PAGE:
Information: We all want to have it. We want to know what will happen before it does. Advance knowledge equals power, the power to profit from or change the future. Information is about as valuable a commodity as you'll find anywhere, such that people are even willing to pay for things like ESPN Insider and Baseball Prospectus subscriptions without even knowing what the information is that they'll be learning.
We're simply asked to trust that what we learn will be worth it. It usually is, both because knowing something makes our lives more predictable and because it's gratifying to see something we think will happen play out.
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This creates a problem for the major league teams. Doling out information is important in that it generates enthusiasm and keeps fans engaged in the fortunes of their favorite clubs. Think about the excitement around the annual free-agent scrum, and how it builds anticipation for the season by communicating that a club is looking to get better. Yet, information can also be the enemy of flexibility, severely limiting a club when it reveals too much.
Take the Nationals and Stephen Strasburg. In boldly setting an innings limit last year, and making that innings limit public (albeit somewhat vague) at the start of 2012, the Nationals committed themselves to a process that ultimately left them without their best pitcher in October.
We can't know, of course, if having their ace would have made a difference against the Cardinals, especially since failure in relief sealed the deal for them in the end, but we can concede that not having your best pitcher in October is invariably a bad thing. By publicly setting Strasburg at an artificial innings limit, the Nationals invited local and national debate over the right course to take, a debate they continued to feed into by commenting on the limit and changing it as Strasburg drew closer. In the end, up against their own arbitrary hard limit, they chose to shut Strasburg down, setting themselves up for what could be decades of second or third guessing over whether they were right to do so.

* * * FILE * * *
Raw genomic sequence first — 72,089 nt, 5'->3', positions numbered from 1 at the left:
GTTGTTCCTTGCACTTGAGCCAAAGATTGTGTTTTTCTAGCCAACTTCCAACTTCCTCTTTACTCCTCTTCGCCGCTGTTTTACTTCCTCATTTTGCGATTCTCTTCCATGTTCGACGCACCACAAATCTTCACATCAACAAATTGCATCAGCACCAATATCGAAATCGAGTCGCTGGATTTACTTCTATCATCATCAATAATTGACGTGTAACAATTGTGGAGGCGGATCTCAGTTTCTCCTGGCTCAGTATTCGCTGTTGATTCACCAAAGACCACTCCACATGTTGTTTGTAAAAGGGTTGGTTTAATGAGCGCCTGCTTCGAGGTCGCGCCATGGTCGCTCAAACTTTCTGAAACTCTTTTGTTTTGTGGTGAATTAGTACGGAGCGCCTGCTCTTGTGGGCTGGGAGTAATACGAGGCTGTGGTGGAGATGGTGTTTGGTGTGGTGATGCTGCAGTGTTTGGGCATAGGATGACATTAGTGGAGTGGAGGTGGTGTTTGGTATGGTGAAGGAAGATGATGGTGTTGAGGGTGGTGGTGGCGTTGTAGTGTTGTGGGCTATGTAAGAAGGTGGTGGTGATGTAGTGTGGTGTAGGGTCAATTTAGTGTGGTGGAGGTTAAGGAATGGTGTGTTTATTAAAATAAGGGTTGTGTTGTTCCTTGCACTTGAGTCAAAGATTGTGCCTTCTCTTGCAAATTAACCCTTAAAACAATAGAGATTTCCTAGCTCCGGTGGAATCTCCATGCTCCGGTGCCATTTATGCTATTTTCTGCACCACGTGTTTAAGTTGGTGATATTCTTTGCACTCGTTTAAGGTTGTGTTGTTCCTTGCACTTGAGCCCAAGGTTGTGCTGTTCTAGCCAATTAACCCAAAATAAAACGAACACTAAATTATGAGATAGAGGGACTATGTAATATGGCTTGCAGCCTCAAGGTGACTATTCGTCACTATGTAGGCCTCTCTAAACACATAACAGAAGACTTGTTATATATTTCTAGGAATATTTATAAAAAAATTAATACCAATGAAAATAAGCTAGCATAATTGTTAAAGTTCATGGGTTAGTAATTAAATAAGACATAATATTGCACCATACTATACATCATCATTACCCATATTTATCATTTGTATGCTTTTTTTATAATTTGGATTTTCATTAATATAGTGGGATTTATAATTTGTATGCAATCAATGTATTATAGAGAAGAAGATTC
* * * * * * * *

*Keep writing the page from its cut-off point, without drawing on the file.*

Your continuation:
Photo credit: Nick Laham
Similarly, the Yankees spent years refining The Joba Rules after making the first version of them public in 2007. Chamberlain made his professional debut in 2007 and rocketed through the minor leagues, cracking the Bombers' bullpen by mid-August. First, Joba Chamberlain was barred from pitching on consecutive days, and was forced to take multiple days off if he pitched more than an inning. Then, paranoid about breaking their potential ace (an entirely laudable goal), the Yankees spent the next couple of seasons gradually increasing their phenom's workload by bouncing him between the bullpen and the rotation. Nevertheless, almost a year to the day after his big league debut, Chamberlain hit the DL with tendonitis in his rotator cuff.
It was back to the bullpen for Chamberlain when he returned, and then into the rotation in 2009. There were conflicting reports that the Yankees had capped his innings at either 140 or 160 frames. And it's pretty clear from his game logs he was on a strict 100-pitch limit in each of his starts. The rigid system weighed on Joba, making him tentative in the early goings and hyper aware of his pitch count and the criticisms of the New York press. Making matters worse were how convoluted and arbitrary the rules seemed to outsiders, and apparently to Joba as well. Then they ended up being so much ado about nothing, given that Chamberlain still wound up needing Tommy John surgery in 2011.
All of which is a roundabout way of saying the Reds seem to have learned from history, and are refusing to discuss what kinds of restrictions Aroldis Chapman will face this season as he converts from a reliever to a starter. Speaking to Mark Sheldon of MLB.com, pitching coach Bryan Price reassured Reds faithful:
"There is a pretty good understanding of what will be necessary to keep his innings at an area that we're comfortable with, should he be a starter throughout the course of the season. That being said, I think if I've learned anything, I've learned it's better to keep that stuff to ourselves. You just set the table for a little too much speculation and Q&A that I would not be comfortable going through."
Yes, there are restrictions on Chapman, and there probably should be. But those restrictions are likely to appear just as arbitrary as either the Joba or the Strasburg rules did before them, and will only lead to rampant speculation and distraction for the club and for Chapman.
There's literally no good reason for Cincinnati to disclose what they are, especially since keeping their intentions in house allows them to adjust their expectations on the fly without having to make a case through the media.
Given how risky the transition can be, as Marc Normandin has pointed out, there's no reason to open the club up to additional scrutiny on this issue. Finally, somebody has figured out how silly it is to pretend that anyone has a magical workload or program to prevent pitcher injuries, when all it does is stir up a backlash from fans and media who think that having a little information means they know better.